What is a Rock? A rock is a naturally occurring solid mixture of one or more minerals and/or organic material.
3 Different Types of Rocks
The Rock Cycle Geologic processes cause rock to change from one type to another. The rock cycle is the process in which rocks are changed by geologic activity into different types of rocks. Rocks may follow various pathways within the rock cycle. Several variables such as time, heat, pressure, weathering, and erosion may alter a rock’s identity. Weathering is a process in which rocks are physically and chemically broken down by water, air, and living things to produce sediment.
Bowen’s Reaction Series In the 1900’s, a Canadian geologist named Norman L. Bowen began studying how minerals crystallize from magma. He learned that as magma cools, certain minerals tend to crystallize first (changes composition of the magma). In 1928, Bowen proposed a simplified pattern explaining the order in which minerals form as magma solidifies, or crystallizes, called Bowen’s Reaction Series. According to this, minerals form in one of two ways: 1. Continuous formation of plagioclase feldspar: Calcium-Sodium (Ca-Na) rich minerals. 2. Discontinuous formation of Iron-Magnesium (Fe-Mg) rich minerals.
Bowen’s Reaction Series
Chemical Stability of Minerals The rate at which a mineral chemically breaks down is dependent on the chemical stability of the mineral. Chemical stability is a measure of the tendency of a chemical compound to maintain its original chemical composition rather than break down to form a different chemical. Most stable minerals formed at lowest temperatures (similar to Earth’s surface conditions). Least stable minerals formed at highest temperatures. A fine ceramic is more chemically stable than a metal when subjected to HCl.
Physical Stability of Minerals Rocks also have natural zones of weakness, determined by how and where the rocks form. Example: Sedimentary rocks may form as a series of layers of sediment. These rocks tend to break between layers. Massive igneous rock structures commonly have unevenly spaced zones of weakness, called joints, that form as the rock cools and contracts. Below is “Devils Postpile National Monument” in CA.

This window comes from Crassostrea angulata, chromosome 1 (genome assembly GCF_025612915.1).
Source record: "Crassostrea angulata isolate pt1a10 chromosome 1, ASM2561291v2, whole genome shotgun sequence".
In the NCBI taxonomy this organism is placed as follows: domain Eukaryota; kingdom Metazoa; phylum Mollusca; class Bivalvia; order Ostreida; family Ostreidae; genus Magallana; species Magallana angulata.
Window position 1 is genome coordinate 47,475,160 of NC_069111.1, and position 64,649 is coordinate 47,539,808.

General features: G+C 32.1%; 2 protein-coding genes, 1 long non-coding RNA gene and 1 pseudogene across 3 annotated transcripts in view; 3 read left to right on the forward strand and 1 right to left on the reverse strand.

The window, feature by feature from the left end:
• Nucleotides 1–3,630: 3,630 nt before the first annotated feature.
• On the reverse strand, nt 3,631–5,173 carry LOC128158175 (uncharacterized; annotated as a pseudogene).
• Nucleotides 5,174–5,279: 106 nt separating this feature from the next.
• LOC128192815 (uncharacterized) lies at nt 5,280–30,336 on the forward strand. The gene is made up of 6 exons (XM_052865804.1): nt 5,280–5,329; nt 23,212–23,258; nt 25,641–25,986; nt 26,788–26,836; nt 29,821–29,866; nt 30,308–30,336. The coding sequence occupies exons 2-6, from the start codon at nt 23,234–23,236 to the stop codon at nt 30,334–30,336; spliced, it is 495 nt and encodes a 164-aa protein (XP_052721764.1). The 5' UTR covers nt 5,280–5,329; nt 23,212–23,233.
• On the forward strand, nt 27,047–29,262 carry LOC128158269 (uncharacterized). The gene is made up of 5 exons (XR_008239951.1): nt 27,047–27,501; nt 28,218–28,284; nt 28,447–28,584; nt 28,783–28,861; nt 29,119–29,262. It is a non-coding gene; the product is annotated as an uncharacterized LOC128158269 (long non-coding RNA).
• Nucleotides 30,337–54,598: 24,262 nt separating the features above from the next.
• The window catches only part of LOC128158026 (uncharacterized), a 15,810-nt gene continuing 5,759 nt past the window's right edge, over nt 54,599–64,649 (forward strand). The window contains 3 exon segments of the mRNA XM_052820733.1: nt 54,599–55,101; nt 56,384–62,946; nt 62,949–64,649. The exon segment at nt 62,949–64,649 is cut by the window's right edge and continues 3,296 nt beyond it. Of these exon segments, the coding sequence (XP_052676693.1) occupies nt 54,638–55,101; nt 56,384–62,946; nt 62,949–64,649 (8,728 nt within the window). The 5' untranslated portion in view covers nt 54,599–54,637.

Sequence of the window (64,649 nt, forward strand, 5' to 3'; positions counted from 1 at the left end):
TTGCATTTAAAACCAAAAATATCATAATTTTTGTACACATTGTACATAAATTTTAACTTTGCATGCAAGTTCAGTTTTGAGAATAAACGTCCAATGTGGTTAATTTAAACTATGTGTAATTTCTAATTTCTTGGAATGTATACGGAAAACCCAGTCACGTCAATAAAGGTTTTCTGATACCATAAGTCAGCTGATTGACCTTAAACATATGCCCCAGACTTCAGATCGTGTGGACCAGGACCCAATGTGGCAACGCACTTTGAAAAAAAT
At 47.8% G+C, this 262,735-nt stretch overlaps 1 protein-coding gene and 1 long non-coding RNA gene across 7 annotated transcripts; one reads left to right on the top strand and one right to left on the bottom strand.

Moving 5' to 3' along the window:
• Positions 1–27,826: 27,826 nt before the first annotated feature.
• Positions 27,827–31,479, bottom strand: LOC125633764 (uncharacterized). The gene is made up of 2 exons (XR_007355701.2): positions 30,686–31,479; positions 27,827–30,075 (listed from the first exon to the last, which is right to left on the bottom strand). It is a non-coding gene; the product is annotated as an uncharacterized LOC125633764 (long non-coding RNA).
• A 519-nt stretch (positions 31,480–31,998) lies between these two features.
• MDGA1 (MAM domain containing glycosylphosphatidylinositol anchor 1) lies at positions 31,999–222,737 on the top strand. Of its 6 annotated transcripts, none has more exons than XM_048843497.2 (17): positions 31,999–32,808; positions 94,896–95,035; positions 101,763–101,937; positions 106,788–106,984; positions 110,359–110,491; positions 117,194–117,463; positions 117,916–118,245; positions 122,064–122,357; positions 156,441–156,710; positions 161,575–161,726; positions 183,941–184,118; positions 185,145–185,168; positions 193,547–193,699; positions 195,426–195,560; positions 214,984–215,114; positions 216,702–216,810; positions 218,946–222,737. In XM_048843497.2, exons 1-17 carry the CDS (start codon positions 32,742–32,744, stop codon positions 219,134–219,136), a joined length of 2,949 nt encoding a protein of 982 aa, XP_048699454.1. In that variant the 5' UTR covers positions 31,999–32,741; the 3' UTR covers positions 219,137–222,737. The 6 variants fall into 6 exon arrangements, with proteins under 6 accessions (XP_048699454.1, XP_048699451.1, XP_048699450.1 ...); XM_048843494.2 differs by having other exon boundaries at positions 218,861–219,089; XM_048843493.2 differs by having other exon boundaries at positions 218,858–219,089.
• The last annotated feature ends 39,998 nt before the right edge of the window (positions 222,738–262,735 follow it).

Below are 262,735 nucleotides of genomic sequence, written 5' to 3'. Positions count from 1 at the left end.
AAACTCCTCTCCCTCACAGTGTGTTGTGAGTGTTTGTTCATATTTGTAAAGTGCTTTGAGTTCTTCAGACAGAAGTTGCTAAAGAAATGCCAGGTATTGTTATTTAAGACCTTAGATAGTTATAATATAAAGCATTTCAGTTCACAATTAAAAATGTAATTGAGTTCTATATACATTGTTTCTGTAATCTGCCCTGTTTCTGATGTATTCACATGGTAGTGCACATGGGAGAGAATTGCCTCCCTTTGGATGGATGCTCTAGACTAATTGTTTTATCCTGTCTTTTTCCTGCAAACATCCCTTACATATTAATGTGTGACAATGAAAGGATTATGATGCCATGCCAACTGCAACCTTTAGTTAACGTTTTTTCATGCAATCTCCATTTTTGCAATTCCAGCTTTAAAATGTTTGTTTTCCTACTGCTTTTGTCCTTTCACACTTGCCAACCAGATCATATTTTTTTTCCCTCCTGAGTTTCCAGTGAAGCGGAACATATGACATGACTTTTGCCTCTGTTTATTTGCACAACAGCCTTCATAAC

Igneous Rocks – Formation Magma forms when rock melts, when pressure is released, or when rock changes composition. Magma is called lava when it is exposed at Earth’s surface. An igneous rock is a type of rock forming when magma or lava cools and solidifies.
Igneous Rocks – Formation Minerals with low melting points are the first to melt (composition of the magma changes). The process by which different minerals in rock melt at different temperatures is called partial melting.
Igneous Rocks – Formation When magma cools, the cooling process is the reverse of partial melting. Minerals that melted last will crystallize out of the magma first. The crystallization and removal of different minerals from the cooling magma, as occurs in Bowen’s Reaction Series, is called fractional crystallization.
Igneous Rocks – Texture Magma cooling deep inside of Earth’s crust results in the formation of intrusive, or plutonic, igneous rocks. The magma intrudes, or Granit enters, into other rock e masses beneath Earth’s surface. The magma then slowly cools and hardens. Lava cooling at Earth’s surface forms extrusive, or volcanic, igneous rocks. Basa lt
Igneous Rocks – Texture Intrusive igneous rocks commonly have LARGER crystals because they have a slow loss of heat and longer to cool. Igneous rocks composed of large mineral grains are described as having a coarse-grained, or phaneritic, texture.
Igneous Rocks – Texture Extrusive igneous rocks commonly have smaller crystals because they cool very rapidly. Igneous rocks composed of small mineral grains are described as having a fine-grained, or aphanitic, texture.
Igneous Rocks – Texture Some igneous rocks can have a mixture of both larger and smaller crystals and their texture is known as porphyritic. The larger crystals (phenocrysts) are surrounded by a background mass of smaller crystals (groundmass).
Igneous Rocks – Composition Light-colored igneous rocks are called felsic rocks. Large proportions of silica are present along with common minerals including quartz, feldspar, and mica. Rhyolit e Dark-colored igneous rocks are called mafic rocks. Large proportions of iron and magnesium are present along with common minerals including pyroxene and olivine. Gabbr o